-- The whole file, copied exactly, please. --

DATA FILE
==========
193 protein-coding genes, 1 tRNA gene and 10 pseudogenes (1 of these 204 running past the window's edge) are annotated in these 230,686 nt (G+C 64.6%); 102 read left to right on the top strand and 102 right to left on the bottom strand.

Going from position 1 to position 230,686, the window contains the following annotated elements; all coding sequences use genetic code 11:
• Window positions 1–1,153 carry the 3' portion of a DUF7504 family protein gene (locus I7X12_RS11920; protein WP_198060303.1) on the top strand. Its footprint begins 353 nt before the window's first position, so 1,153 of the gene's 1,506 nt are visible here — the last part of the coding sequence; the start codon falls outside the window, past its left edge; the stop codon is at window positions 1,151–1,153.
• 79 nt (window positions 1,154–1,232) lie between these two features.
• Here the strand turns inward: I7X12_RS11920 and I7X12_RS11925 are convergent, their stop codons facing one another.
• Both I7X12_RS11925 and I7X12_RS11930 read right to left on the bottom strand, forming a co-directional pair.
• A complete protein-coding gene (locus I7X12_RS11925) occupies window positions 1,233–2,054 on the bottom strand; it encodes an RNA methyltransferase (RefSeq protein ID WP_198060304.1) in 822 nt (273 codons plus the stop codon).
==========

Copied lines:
193 protein-coding genes, 1 tRNA gene and 10 pseudogenes (1 of these 204 running past the window's edge) are annotated in these 230,686 nt (G+C 64.6%); 102 read left to right on the top strand and 102 right to left on the bottom strand.

Going from position 1 to position 230,686, the window contains the following annotated elements; all coding sequences use genetic code 11:
• Window positions 1–1,153 carry the 3' portion of a DUF7504 family protein gene (locus I7X12_RS11920; protein WP_198060303.1) on the top strand. Its footprint begins 353 nt before the window's first position, so 1,153 of the gene's 1,506 nt are visible here — the last part of the coding sequence; the start codon falls outside the window, past its left edge; the stop codon is at window positions 1,151–1,153.
• 79 nt (window positions 1,154–1,232) lie between these two features.
• Here the strand turns inward: I7X12_RS11920 and I7X12_RS11925 are convergent, their stop codons facing one another.
• Both I7X12_RS11925 and I7X12_RS11930 read right to left on the bottom strand, forming a co-directional pair.
• A complete protein-coding gene (locus I7X12_RS11925) occupies window positions 1,233–2,054 on the bottom strand; it encodes an RNA methyltransferase (RefSeq protein ID WP_198060304.1) in 822 nt (273 codons plus the stop codon).